Numerous transmissions from FS kept requesting his intentions. ‘Well, what the hell would you do?’ he eventually yelled back at them. Unhelpfully, they responded ‘Do you have control of the aircraft? Confirm operations normal?’ The pilot didn’t like to tell them that he was squirming in the rear seats, the mike cord stretched to its maximum length, and that he was physically incapable of returning to the front row due to uncontrollable fear. Reality dictated he eventually had to return to the front seat and land this flying machine. ‘But I’m dead if I do and dead if I don’t’ he pleaded to the two eyes fixed warily on him.

Maybe this monster is harmless, he fervently hoped. Then again, maybe it’s not? Or maybe I’ll just kill it right now. But there was no knife or similar weapon to bisect this horrid slithering serpent. There had been yesterday; small, axe-like instruments with which the happy chiefs had prepared their culinary feast, but they were gone today –neatly cleaned away by him. Delving into his pocket he found a small ballpoint pen. Perhaps he could stab the snake 300 times with it? More likely, it would delete him from planet Earth.

Good news: the fuel gauges were merrily advertising near-empty, as they had been thoughtfully designed to do. Trembling, he felt between the front seats and changed to auxiliary fuel tanks, then adjusted the throttle, mixture and pitch levers. Punching the auto-pilot buttons, he set up a gradual descent, preparing for – what? A landing? But how?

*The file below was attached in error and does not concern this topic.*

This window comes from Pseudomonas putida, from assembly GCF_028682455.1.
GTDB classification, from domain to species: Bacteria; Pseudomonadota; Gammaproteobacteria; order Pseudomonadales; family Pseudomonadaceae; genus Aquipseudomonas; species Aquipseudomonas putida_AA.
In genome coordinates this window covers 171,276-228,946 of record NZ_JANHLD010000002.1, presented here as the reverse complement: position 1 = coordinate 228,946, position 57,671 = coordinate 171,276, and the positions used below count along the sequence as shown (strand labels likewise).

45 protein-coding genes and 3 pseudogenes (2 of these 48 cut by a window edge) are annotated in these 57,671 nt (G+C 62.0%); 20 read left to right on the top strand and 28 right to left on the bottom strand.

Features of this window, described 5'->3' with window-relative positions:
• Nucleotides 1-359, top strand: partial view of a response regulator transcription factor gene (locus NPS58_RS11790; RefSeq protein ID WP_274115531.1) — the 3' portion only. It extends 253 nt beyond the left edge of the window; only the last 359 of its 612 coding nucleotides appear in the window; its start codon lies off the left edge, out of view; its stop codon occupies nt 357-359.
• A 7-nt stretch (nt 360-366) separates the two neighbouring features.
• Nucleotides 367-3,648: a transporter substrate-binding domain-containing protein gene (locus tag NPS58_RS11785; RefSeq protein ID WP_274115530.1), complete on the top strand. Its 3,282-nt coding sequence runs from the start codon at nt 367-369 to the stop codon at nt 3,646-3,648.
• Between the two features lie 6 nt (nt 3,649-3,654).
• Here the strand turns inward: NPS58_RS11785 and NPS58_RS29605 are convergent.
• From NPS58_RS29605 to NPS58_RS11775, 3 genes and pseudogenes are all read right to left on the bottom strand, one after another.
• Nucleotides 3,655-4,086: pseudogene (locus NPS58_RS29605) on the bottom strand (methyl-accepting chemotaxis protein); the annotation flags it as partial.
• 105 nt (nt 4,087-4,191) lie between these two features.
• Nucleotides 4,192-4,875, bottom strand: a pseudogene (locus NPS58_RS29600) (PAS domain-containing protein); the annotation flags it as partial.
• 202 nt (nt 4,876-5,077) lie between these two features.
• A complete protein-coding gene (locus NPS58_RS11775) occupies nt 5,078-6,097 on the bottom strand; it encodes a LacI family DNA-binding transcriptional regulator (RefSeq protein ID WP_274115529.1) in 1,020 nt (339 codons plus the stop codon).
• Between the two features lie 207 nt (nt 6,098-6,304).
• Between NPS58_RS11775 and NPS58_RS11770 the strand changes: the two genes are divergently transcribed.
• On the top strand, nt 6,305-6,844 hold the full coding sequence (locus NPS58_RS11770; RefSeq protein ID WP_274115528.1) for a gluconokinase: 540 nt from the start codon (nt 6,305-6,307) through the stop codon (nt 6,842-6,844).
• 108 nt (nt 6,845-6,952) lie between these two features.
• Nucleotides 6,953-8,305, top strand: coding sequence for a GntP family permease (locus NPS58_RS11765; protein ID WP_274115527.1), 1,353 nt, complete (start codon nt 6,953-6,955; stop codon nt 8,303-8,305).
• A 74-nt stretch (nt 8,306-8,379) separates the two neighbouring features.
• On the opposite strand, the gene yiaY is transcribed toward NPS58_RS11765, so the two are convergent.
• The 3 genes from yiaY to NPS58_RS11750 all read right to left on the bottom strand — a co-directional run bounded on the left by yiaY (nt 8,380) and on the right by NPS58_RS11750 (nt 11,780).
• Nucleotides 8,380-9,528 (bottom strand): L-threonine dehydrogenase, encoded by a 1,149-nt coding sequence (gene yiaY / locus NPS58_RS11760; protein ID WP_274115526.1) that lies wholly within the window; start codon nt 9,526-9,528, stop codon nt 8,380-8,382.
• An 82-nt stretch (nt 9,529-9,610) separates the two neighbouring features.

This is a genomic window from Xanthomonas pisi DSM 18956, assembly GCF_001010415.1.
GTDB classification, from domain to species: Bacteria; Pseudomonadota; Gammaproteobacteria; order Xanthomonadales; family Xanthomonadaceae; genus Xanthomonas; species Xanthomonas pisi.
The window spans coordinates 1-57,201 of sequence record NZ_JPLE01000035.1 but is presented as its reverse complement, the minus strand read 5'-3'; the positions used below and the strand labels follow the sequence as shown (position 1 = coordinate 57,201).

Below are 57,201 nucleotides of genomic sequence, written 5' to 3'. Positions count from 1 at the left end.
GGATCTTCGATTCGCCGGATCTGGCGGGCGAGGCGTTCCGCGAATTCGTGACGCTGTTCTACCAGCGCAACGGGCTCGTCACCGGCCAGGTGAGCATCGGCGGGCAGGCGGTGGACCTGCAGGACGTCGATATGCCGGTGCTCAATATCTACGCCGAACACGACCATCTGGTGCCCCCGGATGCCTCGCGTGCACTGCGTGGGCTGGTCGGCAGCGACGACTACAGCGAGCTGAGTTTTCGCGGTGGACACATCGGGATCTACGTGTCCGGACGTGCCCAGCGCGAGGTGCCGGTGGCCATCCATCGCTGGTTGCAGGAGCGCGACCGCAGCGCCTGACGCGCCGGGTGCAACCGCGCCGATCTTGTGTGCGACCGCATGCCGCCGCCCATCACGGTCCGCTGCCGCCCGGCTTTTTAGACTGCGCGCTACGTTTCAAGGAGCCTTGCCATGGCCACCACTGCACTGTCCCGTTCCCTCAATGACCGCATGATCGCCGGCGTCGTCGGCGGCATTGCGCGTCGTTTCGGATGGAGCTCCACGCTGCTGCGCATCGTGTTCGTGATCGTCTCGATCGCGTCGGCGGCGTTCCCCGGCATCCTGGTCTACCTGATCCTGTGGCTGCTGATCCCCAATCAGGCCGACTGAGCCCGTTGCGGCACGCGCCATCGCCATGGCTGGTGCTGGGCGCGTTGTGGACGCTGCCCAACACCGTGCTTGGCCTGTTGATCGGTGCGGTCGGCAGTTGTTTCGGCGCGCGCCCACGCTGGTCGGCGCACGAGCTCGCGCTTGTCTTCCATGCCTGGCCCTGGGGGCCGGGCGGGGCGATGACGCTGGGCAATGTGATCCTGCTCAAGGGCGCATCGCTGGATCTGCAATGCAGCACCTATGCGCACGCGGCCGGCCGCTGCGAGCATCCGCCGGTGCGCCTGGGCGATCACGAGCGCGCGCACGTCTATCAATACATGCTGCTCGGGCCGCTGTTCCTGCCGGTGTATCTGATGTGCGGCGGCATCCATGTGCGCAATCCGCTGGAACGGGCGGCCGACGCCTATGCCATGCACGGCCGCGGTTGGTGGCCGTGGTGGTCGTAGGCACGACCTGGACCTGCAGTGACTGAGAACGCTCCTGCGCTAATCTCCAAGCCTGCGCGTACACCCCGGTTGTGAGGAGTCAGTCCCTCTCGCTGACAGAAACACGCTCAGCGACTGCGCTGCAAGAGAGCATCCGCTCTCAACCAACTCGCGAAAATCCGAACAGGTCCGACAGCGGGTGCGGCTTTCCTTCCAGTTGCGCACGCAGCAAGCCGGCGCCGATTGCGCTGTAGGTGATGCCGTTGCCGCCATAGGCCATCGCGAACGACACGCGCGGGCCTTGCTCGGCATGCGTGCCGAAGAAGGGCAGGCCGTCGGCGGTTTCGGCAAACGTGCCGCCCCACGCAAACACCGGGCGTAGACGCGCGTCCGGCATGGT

He forced a grin: ‘A back-seat driver, eh? His dad had often joked about back-seat drivers. No probs: ‘I’ll just whip out the emergency checklist entitled How to land a Cessna 210 from the rear seats … ’ Apparently unamused, and easily within arms’ reach, two sparkling black eyes glared back at him.

The radio speaker relayed headings to an emergency landing field, assuming that the pilot had by now resumed ‘operations normal’. He most certainly hadn’t, but clear visibility ahead was the only bright spot on the horizon, as he was eventually able to spy the suggested dirt field by craning his neck past the snake.

Wrestling the plane towards a strip he had never been to, the radio pleaded again ‘Do you expect a normal approach and landing?’ He still couldn’t bring himself to admit that he was cowering in the second-row seat; stretched like an elastic band into the forward section, desperately trying to operate controls designed for front-seat drivers only. Again the request: ‘Do you expect …?’ but those evil eyes were just a metre away.

‘Normal?’ he laughed, ‘they absolutely must be joking!’ So, with much irony in the words final checks, the pilot switched off the autopilot, adjusted the power levers and selected gear down – unfortunately overlooking the elevator trim and flaps – understandable in the circumstances.

Finally, this pilot from Normal Airlines somehow managed to dramatically bomb his deadly machine hard onto the dirt airstrip, lurching and jolting, too fast, un-trimmed, flaps forgotten and with two POB, driving the entire flying circus from the back seat! With no access to brakes or rudder control he was powerless to prevent the Cessna from screaming off one side of the strip and into tall sugar cane. Eventually halted, the pilot was observed by startled natives to bolt from the right-hand door and streak into the cane field with almost missionary zeal. Later on, a snake would have dropped lazily from the same door, hissing ‘Thanks for the ride’.

What would you have done? I can only suggest that you never leave your plane’s doors open all night. The visitors could surprise you.